Wednesday, 16 February 2011

DVD Review: Buried

BURIED - On Blu-ray & DVD Now

I previewed the cinema release for Buried way back in September, promising to watch and review the film. Well I failed on my latter promise, yet succeeded with the first. Admittedly, I was surprised to discover it was actually included in my local VUE listings. Not your average film I would have assumed would been showing, as they rarely stray from endless repetition of mainstream, blockbuster-type rubbish a la Transformers 2, but there you go.

To some, the concept of a man trapped in a coffin for 90 minutes would turn them off instantly. Some will begrudgingly give it a chance when they realise Ryan Reynolds is starring. One thing I would say - one must be open minded to all film to appreciate the medium of film as a whole, and this is certainly applicable in this instance. For me, I took my own advice and was positively excited about the entire prospect.

I've always been fascinated by films that depict regular people (often based on 'true events') finding themselves in perilous situations, as per 127 Hours, which was my most recent enjoyable experience of such a genre. The concept of joe average thrown into an impending doom scenario (for example in the case of Open Water; stranded in the ocean about to be devoured by sharks) significantly ups the interest factor...That doesn't make me a masochist, does it?

Firstly, the script for Buried is very well written. The story focuses on truck driver Paul (Ryan Reynolds) whom awakens to discover his unfortunate fate of not only being sealed in a coffin, but being buried alive whilst working in Iraq. Left with little more than a lighter, pen and mobile phone, these 'tools' end up proving to be essential devices that expand and drive the story. 

It's important to note that, as I first saw this film in the cinema, the DVD or Blu ray experience tends to differ, but only in a minor way.  For example, the opening scene starts in complete darkness, leaving the cinema in complete darkness too, with only the desperate gasps and grunts of someone shuffling around in what sounds like a very confined space. Experiencing the same scene, even on a 40-inch television, doesn't quite capture the same intensity, nor does it transport you into the coffin as effectively as the cinematic experience does. However, whilst subtle criticism can be made in regard to atmosphere and audience engagement of certain scenes (although some may deem it 'nit picking'), the film still convinces as a powerful and desperate story of a man essentially awaiting death.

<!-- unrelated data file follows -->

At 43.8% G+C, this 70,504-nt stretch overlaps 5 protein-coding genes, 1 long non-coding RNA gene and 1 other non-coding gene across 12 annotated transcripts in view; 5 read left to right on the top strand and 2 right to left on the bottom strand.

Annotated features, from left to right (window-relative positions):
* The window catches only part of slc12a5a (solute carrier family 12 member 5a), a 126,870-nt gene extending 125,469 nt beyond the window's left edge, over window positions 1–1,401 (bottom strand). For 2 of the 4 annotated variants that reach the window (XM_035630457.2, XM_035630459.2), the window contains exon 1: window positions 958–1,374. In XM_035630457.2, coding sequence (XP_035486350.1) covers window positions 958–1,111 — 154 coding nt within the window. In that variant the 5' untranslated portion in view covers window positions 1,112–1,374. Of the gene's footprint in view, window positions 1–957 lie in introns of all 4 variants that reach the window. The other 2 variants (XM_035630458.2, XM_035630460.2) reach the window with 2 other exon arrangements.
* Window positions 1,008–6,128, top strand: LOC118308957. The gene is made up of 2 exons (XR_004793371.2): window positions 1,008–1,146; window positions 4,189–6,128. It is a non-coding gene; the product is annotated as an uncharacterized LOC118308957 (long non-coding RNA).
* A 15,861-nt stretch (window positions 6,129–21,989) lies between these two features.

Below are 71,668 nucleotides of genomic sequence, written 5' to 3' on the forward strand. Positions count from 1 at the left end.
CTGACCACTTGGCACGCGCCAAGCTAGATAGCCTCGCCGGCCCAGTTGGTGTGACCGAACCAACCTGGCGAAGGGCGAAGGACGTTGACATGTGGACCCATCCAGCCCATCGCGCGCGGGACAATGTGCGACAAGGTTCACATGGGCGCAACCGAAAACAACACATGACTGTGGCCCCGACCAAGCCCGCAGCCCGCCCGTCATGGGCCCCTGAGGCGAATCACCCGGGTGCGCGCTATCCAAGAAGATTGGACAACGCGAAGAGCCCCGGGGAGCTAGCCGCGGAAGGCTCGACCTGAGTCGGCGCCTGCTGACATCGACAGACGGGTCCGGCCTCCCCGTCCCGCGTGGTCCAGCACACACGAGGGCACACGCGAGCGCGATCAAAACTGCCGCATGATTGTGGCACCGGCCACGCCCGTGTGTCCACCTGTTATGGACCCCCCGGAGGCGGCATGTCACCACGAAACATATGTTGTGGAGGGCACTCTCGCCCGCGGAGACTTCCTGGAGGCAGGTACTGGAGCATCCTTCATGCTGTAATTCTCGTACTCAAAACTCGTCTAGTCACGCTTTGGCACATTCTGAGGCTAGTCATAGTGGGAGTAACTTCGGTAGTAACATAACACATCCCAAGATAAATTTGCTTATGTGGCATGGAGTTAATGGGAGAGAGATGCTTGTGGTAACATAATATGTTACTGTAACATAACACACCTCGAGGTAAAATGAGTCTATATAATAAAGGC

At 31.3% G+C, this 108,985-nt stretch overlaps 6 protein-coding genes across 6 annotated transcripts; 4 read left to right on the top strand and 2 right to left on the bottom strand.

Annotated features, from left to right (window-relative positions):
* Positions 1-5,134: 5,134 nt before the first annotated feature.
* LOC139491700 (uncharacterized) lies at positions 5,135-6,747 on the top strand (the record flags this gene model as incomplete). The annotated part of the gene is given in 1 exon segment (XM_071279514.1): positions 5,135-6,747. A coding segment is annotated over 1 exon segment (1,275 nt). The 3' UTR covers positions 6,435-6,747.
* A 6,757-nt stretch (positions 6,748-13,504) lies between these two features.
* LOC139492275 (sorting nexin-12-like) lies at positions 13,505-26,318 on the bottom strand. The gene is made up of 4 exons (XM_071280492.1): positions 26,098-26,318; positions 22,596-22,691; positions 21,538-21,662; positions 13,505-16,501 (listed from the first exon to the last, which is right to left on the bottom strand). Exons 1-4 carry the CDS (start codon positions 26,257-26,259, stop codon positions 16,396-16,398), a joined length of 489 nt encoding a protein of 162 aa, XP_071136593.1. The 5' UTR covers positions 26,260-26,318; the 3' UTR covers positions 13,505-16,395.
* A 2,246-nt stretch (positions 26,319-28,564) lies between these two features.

The pace of the narrative moves at a slow, yet intense rate.  As the claustrophobia begins to set in, the all too real panic accentuates just how Paul is feeling, yet it is Reynolds’s excellent portrayal that allows the story to succeed in making you feel every tense moment as the reality of his predicament becomes clearer.

Shot last year in Barcelona, director Rodrigo Cortés undertook a short and highly intense shooting schedule which saw the set void of green screen or CGI, with Reynolds actually trapped inside a make shift coffin for the entirety of the shoot. Naturally such a tough schedule would cause problems for the most hardened star. Having squeezed more than 30 shots per day in little over 2 weeks is, gruelling to say the least, but Reynolds, being the professional he is merely got on with it. It was reported that as the filming went on, Reynolds became more claustrophobic, which comes across realistically in his character. The commitment he shows is evident in Paul's increasing unstable persona, which forces you to genuinely root for him in his bid to escape. 

Buried is a highly riveting watch proving that big budgets and extravagant set pieces aren't always needed to produce a tense, thrilling and very well constructed film. Not half as effective during a repeat watch, it's important, no, imperative when renting for that first time that the lights are out, volume cranked up and I guarantee Buried will please. Cortés's film is a true gem that, unfortunately, gets lost amongst the masses of remakes, reimaginings and big budget films out there, so don't let it slip you by.